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What to Know About Refinancing a Mortgage
Refinancing a mortgage loan could save you money on interest if you’re able to secure a lower rate. At the same time, you may be able to reduce your monthly payments or accelerate your mortgage payoff, depending on your financial goals.
But refinancing a mortgage can be a complicated process and it’s important to know what to expect before diving in. It’s also helpful to be aware of what refinancing can mean for your credit as well as how much money you could save to decide if it’s the right move.
What Is Mortgage Refinancing?
Refinancing a mortgage simply means taking out a new home loan to replace your existing one. You could get the new loan from your current mortgage lender or a different lender but the proceeds would go toward paying off your old loan. Moving forward, you’d make payments toward the new loan only.
Getting a mortgage refinance loan is similar to getting a purchase home loan, in that you have to meet certain income and credit score requirements established by the lender. The difference is that the interest rate and repayment terms for the new loan may be very different.
Reasons for Refinancing a Mortgage
There are several reasons why you may choose to refinance your home loan. For example, you may want to refinance in order to:
- Get a lower interest rate on your mortgage
- Shorten or extend your mortgage loan term
- Reduce your monthly mortgage payments
- Switch from an adjustable rate to a fixed rate loan
- Remove FHA-required mortgage insurance premiums
- Cash out the equity you’ve accumulated in your home
Depending on your financial situation and the terms of your current mortgage, refinancing could help you to do any or all of those things.
Is Refinancing a Mortgage Worth It?
It’s important to consider how you stand to benefit from mortgage refinancing before pulling the trigger. This is where a mortgage refinancing calculator can be helpful.
A refinance calculator can help you determine your break-even point. This is the point at which you recoup any money you paid to refinance your mortgage through interest savings or reduced monthly payments.
For example, say you decide to refinance your home loan and you have to pay $5,000 in closing costs to the lender. If refinancing lowers your mortgage payments by $200 a month, it would take you two years to reach the break-even point.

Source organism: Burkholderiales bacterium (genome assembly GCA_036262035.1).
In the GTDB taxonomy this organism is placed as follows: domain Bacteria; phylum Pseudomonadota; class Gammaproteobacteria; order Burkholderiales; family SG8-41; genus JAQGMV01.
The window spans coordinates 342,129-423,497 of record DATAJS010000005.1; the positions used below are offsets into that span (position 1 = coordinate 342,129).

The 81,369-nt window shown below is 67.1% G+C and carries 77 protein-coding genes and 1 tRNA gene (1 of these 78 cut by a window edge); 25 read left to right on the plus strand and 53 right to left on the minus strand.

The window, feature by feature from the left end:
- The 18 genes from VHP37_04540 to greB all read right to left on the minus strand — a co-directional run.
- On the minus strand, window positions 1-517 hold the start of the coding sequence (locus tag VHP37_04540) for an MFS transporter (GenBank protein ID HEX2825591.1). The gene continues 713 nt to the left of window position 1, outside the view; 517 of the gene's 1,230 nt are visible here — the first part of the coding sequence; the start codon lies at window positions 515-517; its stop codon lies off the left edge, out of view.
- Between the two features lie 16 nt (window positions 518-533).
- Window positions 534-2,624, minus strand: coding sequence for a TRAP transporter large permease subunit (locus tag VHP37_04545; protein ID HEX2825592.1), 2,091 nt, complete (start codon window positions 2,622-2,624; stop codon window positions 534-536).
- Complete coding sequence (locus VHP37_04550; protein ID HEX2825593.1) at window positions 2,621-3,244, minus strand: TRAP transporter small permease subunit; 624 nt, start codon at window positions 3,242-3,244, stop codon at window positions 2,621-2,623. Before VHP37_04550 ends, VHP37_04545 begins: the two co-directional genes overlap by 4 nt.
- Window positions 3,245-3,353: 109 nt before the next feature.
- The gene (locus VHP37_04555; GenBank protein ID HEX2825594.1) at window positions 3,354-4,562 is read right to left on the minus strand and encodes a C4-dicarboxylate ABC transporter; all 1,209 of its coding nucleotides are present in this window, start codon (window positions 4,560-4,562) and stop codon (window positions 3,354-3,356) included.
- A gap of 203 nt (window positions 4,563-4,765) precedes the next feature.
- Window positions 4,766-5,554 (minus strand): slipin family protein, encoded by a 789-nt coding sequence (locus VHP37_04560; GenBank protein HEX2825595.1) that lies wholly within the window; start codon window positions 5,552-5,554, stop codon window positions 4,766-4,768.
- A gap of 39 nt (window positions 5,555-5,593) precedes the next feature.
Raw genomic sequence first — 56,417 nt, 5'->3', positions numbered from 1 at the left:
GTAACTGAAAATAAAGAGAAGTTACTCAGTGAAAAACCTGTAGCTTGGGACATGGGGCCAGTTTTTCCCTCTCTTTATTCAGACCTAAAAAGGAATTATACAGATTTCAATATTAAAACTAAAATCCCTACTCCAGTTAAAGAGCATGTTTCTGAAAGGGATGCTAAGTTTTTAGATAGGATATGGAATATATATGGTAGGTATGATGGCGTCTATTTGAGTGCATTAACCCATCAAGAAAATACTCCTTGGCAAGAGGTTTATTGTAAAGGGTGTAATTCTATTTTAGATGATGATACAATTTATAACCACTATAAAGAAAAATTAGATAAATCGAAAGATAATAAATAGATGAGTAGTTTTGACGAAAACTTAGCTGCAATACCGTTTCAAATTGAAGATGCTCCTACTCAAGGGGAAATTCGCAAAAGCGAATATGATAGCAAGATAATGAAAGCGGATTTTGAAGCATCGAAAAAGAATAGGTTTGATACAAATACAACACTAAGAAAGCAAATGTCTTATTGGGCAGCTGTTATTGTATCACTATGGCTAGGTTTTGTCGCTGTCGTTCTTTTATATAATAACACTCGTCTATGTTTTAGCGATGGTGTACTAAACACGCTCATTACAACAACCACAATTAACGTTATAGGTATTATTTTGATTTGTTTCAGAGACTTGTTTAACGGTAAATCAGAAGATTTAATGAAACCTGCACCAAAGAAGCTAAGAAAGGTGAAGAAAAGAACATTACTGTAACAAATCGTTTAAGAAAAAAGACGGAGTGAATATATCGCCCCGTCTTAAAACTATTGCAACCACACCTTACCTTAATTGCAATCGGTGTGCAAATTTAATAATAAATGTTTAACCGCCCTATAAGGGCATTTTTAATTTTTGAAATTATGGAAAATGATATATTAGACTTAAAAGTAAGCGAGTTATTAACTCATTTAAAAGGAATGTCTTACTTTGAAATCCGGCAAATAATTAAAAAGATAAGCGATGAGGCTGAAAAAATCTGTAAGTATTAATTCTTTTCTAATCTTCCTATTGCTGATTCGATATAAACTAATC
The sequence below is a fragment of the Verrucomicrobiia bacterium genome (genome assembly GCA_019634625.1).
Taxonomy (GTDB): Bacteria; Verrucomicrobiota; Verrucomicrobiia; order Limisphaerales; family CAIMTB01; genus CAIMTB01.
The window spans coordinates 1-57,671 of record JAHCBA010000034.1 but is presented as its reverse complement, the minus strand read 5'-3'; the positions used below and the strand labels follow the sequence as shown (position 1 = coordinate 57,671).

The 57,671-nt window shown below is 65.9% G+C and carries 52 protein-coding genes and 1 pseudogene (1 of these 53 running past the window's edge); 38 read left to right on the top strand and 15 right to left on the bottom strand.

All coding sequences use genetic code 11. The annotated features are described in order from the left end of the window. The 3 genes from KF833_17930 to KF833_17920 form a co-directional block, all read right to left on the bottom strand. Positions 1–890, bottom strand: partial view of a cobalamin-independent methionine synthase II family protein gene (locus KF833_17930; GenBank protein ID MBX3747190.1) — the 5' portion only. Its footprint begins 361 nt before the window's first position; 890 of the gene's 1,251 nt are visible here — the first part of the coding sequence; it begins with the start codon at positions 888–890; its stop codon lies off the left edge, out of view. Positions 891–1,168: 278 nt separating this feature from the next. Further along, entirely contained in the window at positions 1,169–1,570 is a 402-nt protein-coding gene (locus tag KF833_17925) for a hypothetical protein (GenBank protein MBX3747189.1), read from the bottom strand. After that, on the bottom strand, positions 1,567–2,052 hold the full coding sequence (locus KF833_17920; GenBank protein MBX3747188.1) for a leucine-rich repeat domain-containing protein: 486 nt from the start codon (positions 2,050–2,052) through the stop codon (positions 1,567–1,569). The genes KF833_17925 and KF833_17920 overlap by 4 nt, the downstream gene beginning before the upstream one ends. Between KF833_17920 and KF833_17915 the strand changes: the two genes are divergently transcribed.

That’s an important consideration if you don’t think you’ll stay in the home long-term. If you plan to move in three years but it’ll take you two years to break-even on the refinance, you may be better off saving the money you would have spent on closing toward a down payment on your next home and sticking with your current mortgage.
Pros and Cons of Refinancing a Mortgage
|Mortgage Refinancing Pros||Mortgage Refinancing Cons|
How to Refinance a Mortgage
If you think mortgage refinancing could be a good move financially, it’s helpful to have a blueprint to follow as you navigate the process. These tips can help make your mortgage refinance a smoother experience.
- Know what type of refinance loan you want. Before you refinance your home loan, consider what kind of loan terms you prefer. For example, you may be interested in a cash-out refi or you may want to switch from a 30-year term to a 15-year loan.
- Check your credit report and scores. Refinancing a mortgage typically requires a credit check. Reviewing your credit history can help you gauge what type of interest rates you’re likely to qualify for.
- Estimate closing costs. Closing costs on a mortgage can run between 2% and 5% of the loan amount. A closing costs calculator can help you estimate how much cash you’ll need to finalize a refinance loan.
- Shop around for mortgage refinancing. Take time to compare refinance rates from different lenders to find the best loan terms possible. Specifically, consider the interest rates, fees and repayment terms different lenders are offering.
Refinancing a mortgage could be a money-saver but be sure to do the math first. And also consider how applying for a new mortgage loan could affect your credit.
Rebecca Lake is a freelance writer specializing in personal finance, credit and debt. She’s a contributor to U.S. News and World Report, Forbes Advisor and The Balance and her work has appeared online at CreditCards.com, MyBankTracker, Money-Rates.com and dozens of other top publications.